Snead citizens voice complaint about police, drainage, sewage

Councilman Jack Freeman, a building contractor, agreed with Johnson on the need for a quick remedy. Freeman suggested that adding another 24-inch pipe beside the existing one, which drains Johnson's property, should solve the problem.


Three residents used the regular Snead Town Council meeting to lodge complaints over city services.

Betty Hill spoke first, referring to alleged statements police officers made concerning her daughter. Hill spoke of a Dec. 31 incident when her daughter fell ill at work. She said her daughter suffers from low blood sugar and had been sick that entire week. Someone at the grocery where the daughter worked telephoned Hill to come check on her daughter. Once Hill arrived she said she learned that at least one of the town officers had allegedly made derogatory remarks about her daughter.

Hill disputed the officer’s reported evaluation. She said she felt officers should make more thorough investigations before reaching conclusions about her daughter or any other. She said she had not yet decided whether to pursue her concerns with the ethics commission.

Shane Johnson addressed the council over repeated problems he has had with drainage on his property at Kassie Street. Johnson brought photographs to show how water had stood in his yard from a heavy rain a few years past and in the rains of more recent days. Johnson claimed he had brought the matter before city personnel several years earlier but that it fell on “deaf ears.” He noted that in the more recent incident, water reached under his house.

Councilman Jack Freeman, a building contractor, agreed with Johnson on the need for a quick remedy. Freeman suggested that adding another 24-inch pipe beside the existing one, which drains Johnson’s property, should solve the problem. The council eventually agreed to attempt Freeman’s suggested remedy. Freeman estimated the cost of that work would run around $2000.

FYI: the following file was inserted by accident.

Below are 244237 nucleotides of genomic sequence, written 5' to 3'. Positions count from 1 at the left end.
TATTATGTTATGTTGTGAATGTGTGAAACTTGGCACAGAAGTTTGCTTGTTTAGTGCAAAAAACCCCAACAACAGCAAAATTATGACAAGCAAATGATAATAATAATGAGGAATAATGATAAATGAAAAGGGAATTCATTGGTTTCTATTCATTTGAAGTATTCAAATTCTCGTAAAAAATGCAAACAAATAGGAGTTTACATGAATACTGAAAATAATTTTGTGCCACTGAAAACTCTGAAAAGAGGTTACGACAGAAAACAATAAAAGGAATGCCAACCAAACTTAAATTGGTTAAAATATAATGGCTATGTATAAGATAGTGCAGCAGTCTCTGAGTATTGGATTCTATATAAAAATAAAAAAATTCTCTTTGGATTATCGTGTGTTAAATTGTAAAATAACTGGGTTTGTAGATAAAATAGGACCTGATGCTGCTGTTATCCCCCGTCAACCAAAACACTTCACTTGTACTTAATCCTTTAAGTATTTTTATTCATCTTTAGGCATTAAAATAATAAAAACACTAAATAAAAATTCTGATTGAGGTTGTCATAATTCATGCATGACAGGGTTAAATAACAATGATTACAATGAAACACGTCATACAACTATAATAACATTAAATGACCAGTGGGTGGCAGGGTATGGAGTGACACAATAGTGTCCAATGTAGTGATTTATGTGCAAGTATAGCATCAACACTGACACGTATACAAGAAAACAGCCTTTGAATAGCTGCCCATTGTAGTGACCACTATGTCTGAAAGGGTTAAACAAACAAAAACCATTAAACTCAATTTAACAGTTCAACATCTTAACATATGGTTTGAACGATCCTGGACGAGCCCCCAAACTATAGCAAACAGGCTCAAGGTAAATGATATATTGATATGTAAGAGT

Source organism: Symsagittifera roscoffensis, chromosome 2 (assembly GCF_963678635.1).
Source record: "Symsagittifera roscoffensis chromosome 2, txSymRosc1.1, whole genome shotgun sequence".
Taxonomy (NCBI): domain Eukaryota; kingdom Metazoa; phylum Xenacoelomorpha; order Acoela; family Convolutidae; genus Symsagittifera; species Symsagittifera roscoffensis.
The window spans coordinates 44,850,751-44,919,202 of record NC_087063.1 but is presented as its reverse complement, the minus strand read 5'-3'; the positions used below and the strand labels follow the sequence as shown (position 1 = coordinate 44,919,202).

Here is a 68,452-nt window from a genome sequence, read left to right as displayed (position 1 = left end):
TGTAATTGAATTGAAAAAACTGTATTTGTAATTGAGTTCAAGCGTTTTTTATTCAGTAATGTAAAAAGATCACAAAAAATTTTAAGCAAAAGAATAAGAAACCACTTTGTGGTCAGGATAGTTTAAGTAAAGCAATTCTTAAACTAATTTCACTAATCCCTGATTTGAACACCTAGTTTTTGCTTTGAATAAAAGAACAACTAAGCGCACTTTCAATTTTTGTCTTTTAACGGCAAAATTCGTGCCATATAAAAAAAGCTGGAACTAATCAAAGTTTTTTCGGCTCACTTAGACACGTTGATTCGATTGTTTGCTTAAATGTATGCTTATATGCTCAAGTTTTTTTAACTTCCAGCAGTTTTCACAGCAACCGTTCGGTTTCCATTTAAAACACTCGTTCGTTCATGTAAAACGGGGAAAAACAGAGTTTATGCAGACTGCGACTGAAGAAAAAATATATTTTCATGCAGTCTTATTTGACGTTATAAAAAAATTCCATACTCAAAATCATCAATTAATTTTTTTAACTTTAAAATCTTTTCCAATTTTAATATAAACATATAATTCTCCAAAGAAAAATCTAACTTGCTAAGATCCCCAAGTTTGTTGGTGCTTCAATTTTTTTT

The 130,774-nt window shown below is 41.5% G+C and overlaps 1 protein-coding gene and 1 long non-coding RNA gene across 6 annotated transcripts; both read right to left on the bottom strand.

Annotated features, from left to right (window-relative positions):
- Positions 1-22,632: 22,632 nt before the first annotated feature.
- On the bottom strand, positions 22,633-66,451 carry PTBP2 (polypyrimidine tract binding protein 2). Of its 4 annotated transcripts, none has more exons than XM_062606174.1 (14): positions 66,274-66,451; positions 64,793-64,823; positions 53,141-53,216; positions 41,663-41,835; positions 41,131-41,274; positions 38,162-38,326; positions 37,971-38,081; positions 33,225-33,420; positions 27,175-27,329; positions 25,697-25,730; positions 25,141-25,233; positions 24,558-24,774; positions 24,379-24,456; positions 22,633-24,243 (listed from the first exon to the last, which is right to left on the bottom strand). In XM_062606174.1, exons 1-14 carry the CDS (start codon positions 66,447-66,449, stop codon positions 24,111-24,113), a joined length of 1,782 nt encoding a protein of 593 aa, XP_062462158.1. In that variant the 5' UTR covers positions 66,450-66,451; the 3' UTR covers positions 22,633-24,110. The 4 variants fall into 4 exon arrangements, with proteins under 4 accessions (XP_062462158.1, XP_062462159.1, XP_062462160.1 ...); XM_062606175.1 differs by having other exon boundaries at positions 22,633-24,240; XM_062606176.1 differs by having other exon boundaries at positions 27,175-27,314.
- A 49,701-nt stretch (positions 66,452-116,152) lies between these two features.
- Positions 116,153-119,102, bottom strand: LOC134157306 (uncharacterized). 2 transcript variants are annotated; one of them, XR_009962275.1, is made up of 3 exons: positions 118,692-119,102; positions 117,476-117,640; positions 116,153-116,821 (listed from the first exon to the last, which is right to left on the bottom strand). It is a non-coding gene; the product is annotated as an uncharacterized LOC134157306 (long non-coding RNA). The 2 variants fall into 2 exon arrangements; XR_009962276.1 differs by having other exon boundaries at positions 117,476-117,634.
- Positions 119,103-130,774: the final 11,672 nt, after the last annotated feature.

Margaret Criswell, the last of the speakers, contended that two manholes in her yard continually overflow, gushing sewage there and into a nearby stream. She held that the flow runs year round, whether in wet or dry times.

Utilities supervisor Jeff Whited suggested the council might consider photographing the line along US 278 to see if there are leaks that could be causing the problems, Criswell reported. He conjectured the camera would show every leak. Councilors asked Whited to provide cost estimates for such videography.

Freeman, who has examined previous problems at the police station, reported on work he feels that building and grounds need. He promised to provide an estimate of a new metal roof for the next regular council meeting.

Members approved ammunition purchases and shotgun locks for police officers and cruisers. Whited advised them of his efforts to find free continuing education courses for the certified workers in his department. Councilors also approved advertising for a month the town’s police chief vacancy.

Mayor Tim Kent and councilman James Campbell missed the Jan. 12 session. Mayor pro tem Charles Sanders presided. The council holds its regular meetings the second and fourth Mondays of each month at 7 p.m. in the town senior citizens building.